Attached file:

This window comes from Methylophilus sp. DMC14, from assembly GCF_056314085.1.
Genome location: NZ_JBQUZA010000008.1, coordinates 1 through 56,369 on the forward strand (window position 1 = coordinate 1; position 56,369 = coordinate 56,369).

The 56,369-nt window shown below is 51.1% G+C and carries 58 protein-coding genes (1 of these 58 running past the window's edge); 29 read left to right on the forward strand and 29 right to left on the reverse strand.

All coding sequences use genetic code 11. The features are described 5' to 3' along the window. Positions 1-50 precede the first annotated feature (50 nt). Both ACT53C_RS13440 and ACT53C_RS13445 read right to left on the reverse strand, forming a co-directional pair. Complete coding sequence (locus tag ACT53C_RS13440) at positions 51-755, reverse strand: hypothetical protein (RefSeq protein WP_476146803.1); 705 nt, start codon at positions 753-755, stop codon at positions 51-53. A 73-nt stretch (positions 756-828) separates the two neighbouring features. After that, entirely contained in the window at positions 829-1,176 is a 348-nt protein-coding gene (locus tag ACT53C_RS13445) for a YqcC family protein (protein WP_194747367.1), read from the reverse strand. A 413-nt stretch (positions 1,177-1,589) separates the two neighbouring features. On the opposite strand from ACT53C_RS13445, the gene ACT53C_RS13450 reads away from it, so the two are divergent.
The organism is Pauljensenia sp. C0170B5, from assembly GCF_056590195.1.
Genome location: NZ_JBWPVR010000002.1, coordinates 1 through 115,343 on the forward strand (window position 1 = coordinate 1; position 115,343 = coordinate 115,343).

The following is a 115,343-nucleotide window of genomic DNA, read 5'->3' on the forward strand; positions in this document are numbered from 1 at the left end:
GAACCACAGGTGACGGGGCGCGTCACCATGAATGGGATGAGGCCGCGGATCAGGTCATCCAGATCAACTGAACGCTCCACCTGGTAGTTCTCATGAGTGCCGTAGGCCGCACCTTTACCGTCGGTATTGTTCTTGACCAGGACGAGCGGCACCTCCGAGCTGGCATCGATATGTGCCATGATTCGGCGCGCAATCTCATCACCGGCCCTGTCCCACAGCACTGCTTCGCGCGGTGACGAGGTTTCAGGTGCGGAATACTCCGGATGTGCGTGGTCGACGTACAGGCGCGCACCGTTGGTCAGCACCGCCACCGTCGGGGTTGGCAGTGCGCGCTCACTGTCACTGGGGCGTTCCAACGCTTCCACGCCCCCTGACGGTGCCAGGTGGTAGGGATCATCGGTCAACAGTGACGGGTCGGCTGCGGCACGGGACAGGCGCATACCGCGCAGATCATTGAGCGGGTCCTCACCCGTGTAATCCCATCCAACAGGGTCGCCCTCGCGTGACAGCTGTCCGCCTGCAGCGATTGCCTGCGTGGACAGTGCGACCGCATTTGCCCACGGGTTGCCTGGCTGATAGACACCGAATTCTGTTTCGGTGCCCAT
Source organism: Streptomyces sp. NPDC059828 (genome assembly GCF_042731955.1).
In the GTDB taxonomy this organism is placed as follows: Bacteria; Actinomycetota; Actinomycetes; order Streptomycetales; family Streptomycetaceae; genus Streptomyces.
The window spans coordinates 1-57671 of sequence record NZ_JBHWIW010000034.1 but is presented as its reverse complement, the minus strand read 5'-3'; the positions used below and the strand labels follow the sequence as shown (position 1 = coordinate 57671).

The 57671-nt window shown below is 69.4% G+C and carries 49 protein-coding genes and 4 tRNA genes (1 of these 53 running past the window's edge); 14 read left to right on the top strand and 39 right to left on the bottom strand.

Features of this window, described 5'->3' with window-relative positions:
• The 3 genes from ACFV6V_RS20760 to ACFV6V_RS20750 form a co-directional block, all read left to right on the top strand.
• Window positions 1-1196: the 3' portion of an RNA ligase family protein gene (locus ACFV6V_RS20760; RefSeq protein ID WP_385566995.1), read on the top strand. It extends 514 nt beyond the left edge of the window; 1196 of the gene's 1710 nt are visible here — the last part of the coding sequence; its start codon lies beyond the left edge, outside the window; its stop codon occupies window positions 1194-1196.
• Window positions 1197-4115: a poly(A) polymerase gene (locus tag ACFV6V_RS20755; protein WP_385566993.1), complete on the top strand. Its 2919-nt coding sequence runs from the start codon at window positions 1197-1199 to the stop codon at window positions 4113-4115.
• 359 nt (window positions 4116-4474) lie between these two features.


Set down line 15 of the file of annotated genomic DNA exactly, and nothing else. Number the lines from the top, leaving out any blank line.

• Window positions 1-1196: the 3' portion of an RNA ligase family protein gene (locus ACFV6V_RS20760; RefSeq protein ID WP_385566995.1), read on the top strand. It extends 514 nt beyond the left edge of the window; 1196 of the gene's 1710 nt are visible here — the last part of the coding sequence; its start codon lies beyond the left edge, outside the window; its stop codon occupies window positions 1194-1196.